With the Corvette being the featured marque at this year’s Rolex Historics, it was only fitting that I’d include one in my spotlight selection. While the track was packed with ‘Vette race cars of all types, one that grabbed my attention was this 968 Owens/Corning C3 L-88 in GM’s display.

This car is considered the most victorious Corvette in history, with tremendous success in both SCCA National and FIA GT racing in the late ’60s and early ’70s. This car won 12 of 22 SCCA/FIA national events between 1969 and 1971, with its sister car taking the other 10 for a perfect team record.

But more than that, the car encompasses everything that was great about Corvette race cars from this era – the enormous tires, the flared fenders and those tough looking side pipes, all of which would be replicated on many a street car.

The ‘Vette is powered of course by a 685 horsepower 427 mated to a Muncie Rock Crusher 4-speed transmission, and needless to say this historic car has been meticulously restored to its original competition spec.

Earlier this year, the car was purchased at auction by famed NASCAR team owner and Corvette collector Rick Hendrick for a cool million bucks. Not bad.

Next up, we have an entry from the packed field of vintage SCCA Trans Am cars – a 1970 Pontiac Firebird originally built and campaigned by Jerry Titus.

Despite the fact that it took its name from the series, the Firebird/Trans Am never achieved a whole lot success on the track – but that doesn’t stop the Titus-built Firebird from being one of the more interesting cars of the group.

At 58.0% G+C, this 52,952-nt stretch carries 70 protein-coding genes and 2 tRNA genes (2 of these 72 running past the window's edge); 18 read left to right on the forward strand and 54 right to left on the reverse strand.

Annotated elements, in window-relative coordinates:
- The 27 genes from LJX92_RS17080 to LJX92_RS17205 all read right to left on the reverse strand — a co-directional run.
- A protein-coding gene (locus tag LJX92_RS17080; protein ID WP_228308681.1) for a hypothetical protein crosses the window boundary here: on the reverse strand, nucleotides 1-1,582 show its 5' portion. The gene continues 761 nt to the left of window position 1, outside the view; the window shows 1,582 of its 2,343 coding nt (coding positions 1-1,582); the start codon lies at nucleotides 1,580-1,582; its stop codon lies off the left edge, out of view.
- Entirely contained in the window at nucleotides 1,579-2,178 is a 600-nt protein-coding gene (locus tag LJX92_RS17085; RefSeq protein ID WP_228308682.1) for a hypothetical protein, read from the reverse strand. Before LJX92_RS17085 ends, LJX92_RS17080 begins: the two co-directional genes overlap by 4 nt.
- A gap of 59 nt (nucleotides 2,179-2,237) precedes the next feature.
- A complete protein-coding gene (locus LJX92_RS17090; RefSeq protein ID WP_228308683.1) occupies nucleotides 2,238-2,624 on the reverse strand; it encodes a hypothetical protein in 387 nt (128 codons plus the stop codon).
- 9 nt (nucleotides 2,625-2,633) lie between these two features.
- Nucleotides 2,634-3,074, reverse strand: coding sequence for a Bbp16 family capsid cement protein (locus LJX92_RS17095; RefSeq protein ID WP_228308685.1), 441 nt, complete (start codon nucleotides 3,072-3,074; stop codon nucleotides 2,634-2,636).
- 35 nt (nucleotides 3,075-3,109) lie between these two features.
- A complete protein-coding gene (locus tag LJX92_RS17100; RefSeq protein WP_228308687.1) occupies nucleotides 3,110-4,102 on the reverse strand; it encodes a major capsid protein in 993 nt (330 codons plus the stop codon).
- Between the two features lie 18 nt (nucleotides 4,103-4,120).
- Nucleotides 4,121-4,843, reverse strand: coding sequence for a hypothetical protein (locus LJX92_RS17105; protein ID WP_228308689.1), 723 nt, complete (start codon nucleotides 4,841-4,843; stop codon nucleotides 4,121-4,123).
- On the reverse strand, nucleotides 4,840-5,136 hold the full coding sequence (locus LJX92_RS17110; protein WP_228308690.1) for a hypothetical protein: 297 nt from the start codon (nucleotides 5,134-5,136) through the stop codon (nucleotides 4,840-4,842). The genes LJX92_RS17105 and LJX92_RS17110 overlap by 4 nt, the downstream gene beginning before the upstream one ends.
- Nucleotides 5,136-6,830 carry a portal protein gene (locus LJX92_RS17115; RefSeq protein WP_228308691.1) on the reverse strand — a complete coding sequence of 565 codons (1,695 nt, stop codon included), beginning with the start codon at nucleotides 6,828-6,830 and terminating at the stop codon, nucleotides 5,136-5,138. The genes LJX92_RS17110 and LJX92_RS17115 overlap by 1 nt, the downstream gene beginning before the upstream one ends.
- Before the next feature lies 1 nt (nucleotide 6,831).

A big reason for the car’s lack of wins was due to a lack of much factory support. Because Pontiac didn’t have a small block engine that would meet Trans Am’s cubic inch limit, the car ran a Pontiac 400 that was destroked to 305 cubic inches and fitted with a single four barrel carburetor.  Even with its decreased displacement, the car still made somewhere in the neighborhood of 450 horsepower.

While the cockpit is stripped out as you’d expect, I do like the way the car still uses a factory Pontiac steering wheel. My dad actually has the same wheel in his ’70 GTO, which is how I recognized it so quickly.

Of course when Pontiac first rolled out the Trans Am in 1969, the SCCA wasn’t happy about having its trademark used for the car’s name so they came to an agreement where GM would pay the SCCA $5 for every Trans Am sold. I wonder how that worked out for them during the height of Burt Reynolds Trans Am mania in the late ’70s?

Last but not least, we have car that wasn’t actually participating in the Rolex Historics but was just too neat not to share – a 1974 Porsche ‘Baja 911′ built by a fellow named Ned Bacon (who was campaigning a 911 RSR in the main event).

That’s right, a Porsche 911 that’s been modified in the same style that you often see on aircooled Volkswagen Beetles.

We are talking Fuchs with big knobby tires, tons of suspension travel and everything you’d need to go roaring across the open desert.

But of course all this stuff isn’t done to the car just to get funny looks. The Porsche is built to be a legit off-road racer, and it ran in this year’s NORRA Mexican 1000 race.

It’s something that you might call sacrilege – if it wasn’t so damn cool.

With that I’ll wrap up my selection of spotlights from the Rolex Monterey Motorsports Reunion. Hope you’ve enjoyed my picks.

Mike Garrett
Instagram: speedhunters_mike